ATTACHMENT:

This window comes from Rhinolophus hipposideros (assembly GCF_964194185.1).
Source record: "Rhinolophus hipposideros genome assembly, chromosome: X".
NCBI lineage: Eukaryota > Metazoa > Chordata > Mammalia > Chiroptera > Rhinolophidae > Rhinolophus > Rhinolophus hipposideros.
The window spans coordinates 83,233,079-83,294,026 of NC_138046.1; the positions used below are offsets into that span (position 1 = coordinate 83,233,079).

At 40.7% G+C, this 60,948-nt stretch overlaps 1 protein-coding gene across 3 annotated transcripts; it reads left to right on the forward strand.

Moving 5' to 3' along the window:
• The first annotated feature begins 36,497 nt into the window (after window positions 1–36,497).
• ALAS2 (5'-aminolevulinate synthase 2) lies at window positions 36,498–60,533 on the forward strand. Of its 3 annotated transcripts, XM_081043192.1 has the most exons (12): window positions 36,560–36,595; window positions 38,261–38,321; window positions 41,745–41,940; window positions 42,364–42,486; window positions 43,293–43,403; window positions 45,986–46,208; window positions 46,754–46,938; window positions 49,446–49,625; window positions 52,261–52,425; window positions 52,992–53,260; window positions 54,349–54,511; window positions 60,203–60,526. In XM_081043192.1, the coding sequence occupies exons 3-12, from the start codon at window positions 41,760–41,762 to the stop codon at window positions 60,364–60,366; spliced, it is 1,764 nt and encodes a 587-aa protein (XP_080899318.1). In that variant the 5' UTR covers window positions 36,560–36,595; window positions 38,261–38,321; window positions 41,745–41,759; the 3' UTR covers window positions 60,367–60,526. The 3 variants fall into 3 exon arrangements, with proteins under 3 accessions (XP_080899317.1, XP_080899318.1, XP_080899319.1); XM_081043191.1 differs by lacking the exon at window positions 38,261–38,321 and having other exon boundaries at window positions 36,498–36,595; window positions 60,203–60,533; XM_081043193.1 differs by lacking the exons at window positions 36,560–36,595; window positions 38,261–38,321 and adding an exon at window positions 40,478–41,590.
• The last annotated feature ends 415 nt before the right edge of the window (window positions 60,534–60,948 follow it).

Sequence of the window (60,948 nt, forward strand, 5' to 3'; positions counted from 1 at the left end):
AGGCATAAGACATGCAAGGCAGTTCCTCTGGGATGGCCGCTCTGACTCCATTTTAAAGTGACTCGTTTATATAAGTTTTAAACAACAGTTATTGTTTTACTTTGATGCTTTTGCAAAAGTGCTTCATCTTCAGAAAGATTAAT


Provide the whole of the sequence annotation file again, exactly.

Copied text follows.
This window comes from Rhinolophus hipposideros (assembly GCF_964194185.1).
Source record: "Rhinolophus hipposideros genome assembly, chromosome: X".
NCBI lineage: Eukaryota > Metazoa > Chordata > Mammalia > Chiroptera > Rhinolophidae > Rhinolophus > Rhinolophus hipposideros.
The window spans coordinates 83,233,079-83,294,026 of NC_138046.1; the positions used below are offsets into that span (position 1 = coordinate 83,233,079).

At 40.7% G+C, this 60,948-nt stretch overlaps 1 protein-coding gene across 3 annotated transcripts; it reads left to right on the forward strand.

Moving 5' to 3' along the window:
• The first annotated feature begins 36,497 nt into the window (after window positions 1–36,497).
• ALAS2 (5'-aminolevulinate synthase 2) lies at window positions 36,498–60,533 on the forward strand. Of its 3 annotated transcripts, XM_081043192.1 has the most exons (12): window positions 36,560–36,595; window positions 38,261–38,321; window positions 41,745–41,940; window positions 42,364–42,486; window positions 43,293–43,403; window positions 45,986–46,208; window positions 46,754–46,938; window positions 49,446–49,625; window positions 52,261–52,425; window positions 52,992–53,260; window positions 54,349–54,511; window positions 60,203–60,526. In XM_081043192.1, the coding sequence occupies exons 3-12, from the start codon at window positions 41,760–41,762 to the stop codon at window positions 60,364–60,366; spliced, it is 1,764 nt and encodes a 587-aa protein (XP_080899318.1). In that variant the 5' UTR covers window positions 36,560–36,595; window positions 38,261–38,321; window positions 41,745–41,759; the 3' UTR covers window positions 60,367–60,526. The 3 variants fall into 3 exon arrangements, with proteins under 3 accessions (XP_080899317.1, XP_080899318.1, XP_080899319.1); XM_081043191.1 differs by lacking the exon at window positions 38,261–38,321 and having other exon boundaries at window positions 36,498–36,595; window positions 60,203–60,533; XM_081043193.1 differs by lacking the exons at window positions 36,560–36,595; window positions 38,261–38,321 and adding an exon at window positions 40,478–41,590.
• The last annotated feature ends 415 nt before the right edge of the window (window positions 60,534–60,948 follow it).

Sequence of the window (60,948 nt, forward strand, 5' to 3'; positions counted from 1 at the left end):
AGGCATAAGACATGCAAGGCAGTTCCTCTGGGATGGCCGCTCTGACTCCATTTTAAAGTGACTCGTTTATATAAGTTTTAAACAACAGTTATTGTTTTACTTTGATGCTTTTGCAAAAGTGCTTCATCTTCAGAAAGATTAAT